Brush fires char 50 acres in Gilchrist
Published: Thursday, March 1, 2007 at 6:01 a.m.
Last Modified: Wednesday, February 28, 2007 at 12:00 a.m.
Firefighters from four counties battled two brush fires in Gilchrist County that burned nearly 50 acres, destroyed three mobile homes and sent one resident to the hospital Wednesday afternoon.
Ben Beauchamp, the forest area supervisor with the Division of Forestry in Levy County, said the fires were both located in northeast Gilchrist County near the Alachua County line and were only a few miles apart.
The first fire started around 2 p.m. and burned about four acres, he said. It destroyed three mobile homes that were connected together, as well as a nearby structure that forestry officials were calling an apartment.
A resident of the mobile homes was transported to Shands at the University of Florida after suffering minor burns to the face and inhaling superheated gases, according to Ludie Ehlers with the Division of Forestry.
The four-acre fire was contained by 6 p.m., Beauchamp said.
The second fire started later Tuesday afternoon and spread to about 40 acres, Beauchamp said. No structures were threatened by the larger fire, and Beauchamp expected the fire to be contained by about 9 p.m. Wednesday.
"We're thinking the second fire, the larger fire, was from a controlled burn (Tuesday)," Beauchamp said, though he did not know who conducted the burn.
Upwards of 40 firefighters from a variety of agencies fought the blazes for several hours Wednesday afternoon. Included in the response were firefighters from departments in Old Town, Columbia County, Alachua County, Gilchrist County, Fanning Springs, High Springs, Spring Ridge, Trenton, Newberry, as well as forestry officials from Gilchrist and Alachua counties.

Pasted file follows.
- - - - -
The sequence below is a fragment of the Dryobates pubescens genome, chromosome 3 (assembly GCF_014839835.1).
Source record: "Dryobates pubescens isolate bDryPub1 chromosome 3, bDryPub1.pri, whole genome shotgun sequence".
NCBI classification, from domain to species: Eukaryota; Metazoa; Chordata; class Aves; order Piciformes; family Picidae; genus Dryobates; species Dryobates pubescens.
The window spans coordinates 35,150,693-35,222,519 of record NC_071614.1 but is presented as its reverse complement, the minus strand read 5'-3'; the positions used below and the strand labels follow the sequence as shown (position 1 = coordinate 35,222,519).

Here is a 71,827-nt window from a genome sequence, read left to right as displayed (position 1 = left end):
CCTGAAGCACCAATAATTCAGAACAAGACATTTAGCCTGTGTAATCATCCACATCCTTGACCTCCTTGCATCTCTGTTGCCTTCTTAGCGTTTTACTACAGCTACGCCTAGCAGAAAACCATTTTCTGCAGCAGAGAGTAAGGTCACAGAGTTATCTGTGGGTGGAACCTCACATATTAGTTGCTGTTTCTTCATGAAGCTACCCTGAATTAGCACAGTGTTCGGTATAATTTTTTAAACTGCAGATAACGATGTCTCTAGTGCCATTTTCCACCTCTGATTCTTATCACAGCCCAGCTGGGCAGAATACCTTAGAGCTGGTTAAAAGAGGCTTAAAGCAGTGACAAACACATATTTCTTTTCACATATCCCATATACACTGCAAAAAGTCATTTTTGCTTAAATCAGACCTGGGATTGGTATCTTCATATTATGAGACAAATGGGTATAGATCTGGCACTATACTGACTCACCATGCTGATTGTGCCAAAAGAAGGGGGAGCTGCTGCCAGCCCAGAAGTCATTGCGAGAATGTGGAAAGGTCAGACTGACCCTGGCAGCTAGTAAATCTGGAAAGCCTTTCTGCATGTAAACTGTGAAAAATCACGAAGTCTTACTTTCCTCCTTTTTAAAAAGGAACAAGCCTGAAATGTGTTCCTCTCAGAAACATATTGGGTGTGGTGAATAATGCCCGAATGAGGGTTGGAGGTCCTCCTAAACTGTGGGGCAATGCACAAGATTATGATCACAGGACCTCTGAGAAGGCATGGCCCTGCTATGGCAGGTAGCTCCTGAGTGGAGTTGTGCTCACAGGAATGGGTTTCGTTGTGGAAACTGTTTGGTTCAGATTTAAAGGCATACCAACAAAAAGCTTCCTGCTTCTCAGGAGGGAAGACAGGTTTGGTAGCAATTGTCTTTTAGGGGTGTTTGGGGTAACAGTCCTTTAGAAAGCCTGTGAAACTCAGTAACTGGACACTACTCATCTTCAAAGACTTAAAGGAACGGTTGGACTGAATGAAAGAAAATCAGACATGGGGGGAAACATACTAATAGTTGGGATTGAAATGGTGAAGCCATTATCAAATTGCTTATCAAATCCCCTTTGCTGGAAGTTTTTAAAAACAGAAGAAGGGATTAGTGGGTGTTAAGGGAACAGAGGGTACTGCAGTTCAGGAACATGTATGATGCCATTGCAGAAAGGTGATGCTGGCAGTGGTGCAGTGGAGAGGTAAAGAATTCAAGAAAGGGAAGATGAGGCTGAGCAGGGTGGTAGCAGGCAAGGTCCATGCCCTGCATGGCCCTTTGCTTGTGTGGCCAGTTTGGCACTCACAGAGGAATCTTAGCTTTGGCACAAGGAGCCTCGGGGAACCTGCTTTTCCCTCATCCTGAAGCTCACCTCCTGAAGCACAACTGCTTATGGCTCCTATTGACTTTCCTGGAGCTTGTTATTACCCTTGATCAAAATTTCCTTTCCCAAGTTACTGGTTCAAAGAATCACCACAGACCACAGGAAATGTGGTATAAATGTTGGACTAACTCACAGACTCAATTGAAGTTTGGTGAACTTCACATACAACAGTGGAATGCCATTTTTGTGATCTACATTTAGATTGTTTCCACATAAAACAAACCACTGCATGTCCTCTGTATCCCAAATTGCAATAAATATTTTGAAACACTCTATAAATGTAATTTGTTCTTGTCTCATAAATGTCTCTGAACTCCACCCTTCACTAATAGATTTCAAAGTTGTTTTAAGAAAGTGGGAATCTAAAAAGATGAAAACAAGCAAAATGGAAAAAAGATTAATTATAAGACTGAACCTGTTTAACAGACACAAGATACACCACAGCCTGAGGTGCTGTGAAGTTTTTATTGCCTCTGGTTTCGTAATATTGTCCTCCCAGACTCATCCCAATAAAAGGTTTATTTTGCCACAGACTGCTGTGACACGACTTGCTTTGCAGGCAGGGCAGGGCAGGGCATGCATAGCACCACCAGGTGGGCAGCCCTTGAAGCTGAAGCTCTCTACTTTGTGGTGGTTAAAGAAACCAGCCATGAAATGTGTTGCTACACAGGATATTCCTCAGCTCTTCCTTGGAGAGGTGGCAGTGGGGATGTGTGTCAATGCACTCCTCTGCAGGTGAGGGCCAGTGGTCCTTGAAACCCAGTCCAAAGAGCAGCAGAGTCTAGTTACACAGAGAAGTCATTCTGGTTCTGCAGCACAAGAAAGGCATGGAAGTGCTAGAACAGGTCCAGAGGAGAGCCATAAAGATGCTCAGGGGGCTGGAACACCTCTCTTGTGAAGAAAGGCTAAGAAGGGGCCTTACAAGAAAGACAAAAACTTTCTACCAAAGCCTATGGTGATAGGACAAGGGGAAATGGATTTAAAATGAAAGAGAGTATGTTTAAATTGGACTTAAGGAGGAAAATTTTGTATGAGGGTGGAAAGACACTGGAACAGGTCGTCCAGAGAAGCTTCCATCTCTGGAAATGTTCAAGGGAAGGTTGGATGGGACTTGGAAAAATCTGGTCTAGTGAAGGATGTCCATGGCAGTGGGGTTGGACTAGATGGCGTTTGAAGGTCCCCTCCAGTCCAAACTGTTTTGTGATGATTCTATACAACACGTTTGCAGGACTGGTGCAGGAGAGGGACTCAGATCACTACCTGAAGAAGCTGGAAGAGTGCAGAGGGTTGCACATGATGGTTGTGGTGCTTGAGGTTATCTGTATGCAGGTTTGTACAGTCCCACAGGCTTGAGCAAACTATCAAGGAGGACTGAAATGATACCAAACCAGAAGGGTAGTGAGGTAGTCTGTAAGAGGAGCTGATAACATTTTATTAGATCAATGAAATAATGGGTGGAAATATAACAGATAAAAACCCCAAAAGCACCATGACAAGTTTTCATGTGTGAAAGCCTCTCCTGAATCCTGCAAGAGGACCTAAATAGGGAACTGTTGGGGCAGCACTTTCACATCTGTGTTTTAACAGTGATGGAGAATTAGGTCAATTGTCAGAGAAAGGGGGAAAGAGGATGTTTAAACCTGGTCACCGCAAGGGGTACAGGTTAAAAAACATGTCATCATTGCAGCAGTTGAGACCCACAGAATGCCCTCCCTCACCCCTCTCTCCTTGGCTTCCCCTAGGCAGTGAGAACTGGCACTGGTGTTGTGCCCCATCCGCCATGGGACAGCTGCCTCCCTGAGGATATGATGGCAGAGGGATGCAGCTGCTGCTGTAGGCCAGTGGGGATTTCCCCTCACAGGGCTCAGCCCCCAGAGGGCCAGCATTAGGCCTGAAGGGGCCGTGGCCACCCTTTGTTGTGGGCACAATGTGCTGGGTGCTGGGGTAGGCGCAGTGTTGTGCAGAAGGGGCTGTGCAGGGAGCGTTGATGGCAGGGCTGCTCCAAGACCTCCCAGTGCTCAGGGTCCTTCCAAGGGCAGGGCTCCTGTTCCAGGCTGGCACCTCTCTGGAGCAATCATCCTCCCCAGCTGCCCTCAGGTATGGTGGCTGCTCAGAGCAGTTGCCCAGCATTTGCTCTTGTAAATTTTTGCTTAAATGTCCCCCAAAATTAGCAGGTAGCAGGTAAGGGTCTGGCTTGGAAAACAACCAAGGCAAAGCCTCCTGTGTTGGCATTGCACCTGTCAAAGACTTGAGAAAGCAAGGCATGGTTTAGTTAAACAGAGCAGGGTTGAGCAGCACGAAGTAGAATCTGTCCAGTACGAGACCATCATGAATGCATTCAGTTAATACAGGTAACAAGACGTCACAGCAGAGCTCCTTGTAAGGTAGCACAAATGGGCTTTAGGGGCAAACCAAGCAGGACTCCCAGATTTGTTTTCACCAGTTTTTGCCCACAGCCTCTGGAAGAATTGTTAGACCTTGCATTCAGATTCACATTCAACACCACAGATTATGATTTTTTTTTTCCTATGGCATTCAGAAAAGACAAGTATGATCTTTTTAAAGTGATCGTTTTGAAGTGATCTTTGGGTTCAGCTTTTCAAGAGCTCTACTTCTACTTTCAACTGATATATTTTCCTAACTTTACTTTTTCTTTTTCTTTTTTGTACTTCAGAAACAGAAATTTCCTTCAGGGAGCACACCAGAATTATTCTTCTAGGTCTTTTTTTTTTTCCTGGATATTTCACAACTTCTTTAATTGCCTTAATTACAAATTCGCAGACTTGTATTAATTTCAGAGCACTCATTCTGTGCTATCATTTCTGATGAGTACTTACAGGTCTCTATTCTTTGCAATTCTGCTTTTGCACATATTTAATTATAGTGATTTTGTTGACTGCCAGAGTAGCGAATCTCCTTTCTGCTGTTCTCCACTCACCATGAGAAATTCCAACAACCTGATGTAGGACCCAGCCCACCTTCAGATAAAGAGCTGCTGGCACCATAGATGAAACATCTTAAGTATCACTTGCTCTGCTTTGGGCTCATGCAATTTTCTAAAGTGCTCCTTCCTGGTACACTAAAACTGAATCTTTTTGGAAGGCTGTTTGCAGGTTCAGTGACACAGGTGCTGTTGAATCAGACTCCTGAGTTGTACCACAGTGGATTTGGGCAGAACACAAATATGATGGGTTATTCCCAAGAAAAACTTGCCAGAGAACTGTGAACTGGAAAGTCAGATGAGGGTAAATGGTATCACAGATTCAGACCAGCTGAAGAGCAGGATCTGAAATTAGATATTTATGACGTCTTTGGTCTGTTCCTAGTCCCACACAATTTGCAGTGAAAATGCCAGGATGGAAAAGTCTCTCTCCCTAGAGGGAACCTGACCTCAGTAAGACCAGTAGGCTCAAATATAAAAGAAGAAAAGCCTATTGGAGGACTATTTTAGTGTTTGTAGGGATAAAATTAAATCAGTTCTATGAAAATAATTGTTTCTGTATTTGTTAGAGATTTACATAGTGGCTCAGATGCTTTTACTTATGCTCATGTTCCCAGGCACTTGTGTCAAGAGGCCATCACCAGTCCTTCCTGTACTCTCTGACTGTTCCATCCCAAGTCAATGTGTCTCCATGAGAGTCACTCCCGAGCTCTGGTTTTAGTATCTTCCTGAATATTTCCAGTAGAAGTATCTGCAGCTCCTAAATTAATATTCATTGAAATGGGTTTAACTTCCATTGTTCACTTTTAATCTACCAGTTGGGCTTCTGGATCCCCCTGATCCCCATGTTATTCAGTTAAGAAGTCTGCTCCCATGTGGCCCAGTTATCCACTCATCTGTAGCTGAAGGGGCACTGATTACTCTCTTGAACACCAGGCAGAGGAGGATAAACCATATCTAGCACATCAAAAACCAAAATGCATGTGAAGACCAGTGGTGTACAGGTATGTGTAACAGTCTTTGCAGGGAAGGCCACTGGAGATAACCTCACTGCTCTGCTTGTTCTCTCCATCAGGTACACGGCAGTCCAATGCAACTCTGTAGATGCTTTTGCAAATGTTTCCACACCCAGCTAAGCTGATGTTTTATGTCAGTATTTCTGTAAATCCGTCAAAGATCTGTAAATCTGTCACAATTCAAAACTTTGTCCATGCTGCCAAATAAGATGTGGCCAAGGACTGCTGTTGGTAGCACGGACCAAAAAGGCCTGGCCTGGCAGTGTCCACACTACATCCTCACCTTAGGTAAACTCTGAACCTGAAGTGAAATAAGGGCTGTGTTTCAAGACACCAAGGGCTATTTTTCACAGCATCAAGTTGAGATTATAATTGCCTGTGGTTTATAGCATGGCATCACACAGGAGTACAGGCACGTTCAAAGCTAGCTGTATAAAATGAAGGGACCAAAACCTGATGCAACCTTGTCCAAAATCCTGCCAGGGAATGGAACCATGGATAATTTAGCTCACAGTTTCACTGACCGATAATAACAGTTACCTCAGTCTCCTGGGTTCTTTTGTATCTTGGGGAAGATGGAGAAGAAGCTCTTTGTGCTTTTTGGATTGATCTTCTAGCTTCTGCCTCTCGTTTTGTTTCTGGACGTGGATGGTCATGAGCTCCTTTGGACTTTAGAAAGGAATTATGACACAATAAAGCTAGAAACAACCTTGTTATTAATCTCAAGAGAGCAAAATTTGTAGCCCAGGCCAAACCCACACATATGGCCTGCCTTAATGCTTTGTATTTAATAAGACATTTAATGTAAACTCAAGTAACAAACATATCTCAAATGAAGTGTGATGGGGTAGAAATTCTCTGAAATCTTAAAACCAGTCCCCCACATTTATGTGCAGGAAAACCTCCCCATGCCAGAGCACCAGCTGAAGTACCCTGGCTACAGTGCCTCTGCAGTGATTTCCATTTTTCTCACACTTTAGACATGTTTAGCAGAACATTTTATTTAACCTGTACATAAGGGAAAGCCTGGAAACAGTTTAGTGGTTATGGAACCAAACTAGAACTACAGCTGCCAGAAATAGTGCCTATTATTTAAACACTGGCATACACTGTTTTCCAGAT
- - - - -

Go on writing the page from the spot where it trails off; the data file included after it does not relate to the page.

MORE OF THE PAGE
Along with the firefighters and various fire trucks, a helicopter was used to drop water on the fires and an airplane provided surveillance for the area to make sure everything was under control, Beauchamp said.
Ehlers said the spring fire season started a little early this year due to the low humidity, gusting winds and the hard freezes in the area recently, but Wednesday's fires were unusual.
"Normally we do not see fires back to back in such close proximity," she said. "But one of the things that has helped us keep our fire sizes down to a minimum is quick response time from cooperating firefighting agencies."
Alice Wallace can be reached at 338-3109 or firstname.lastname@example.org
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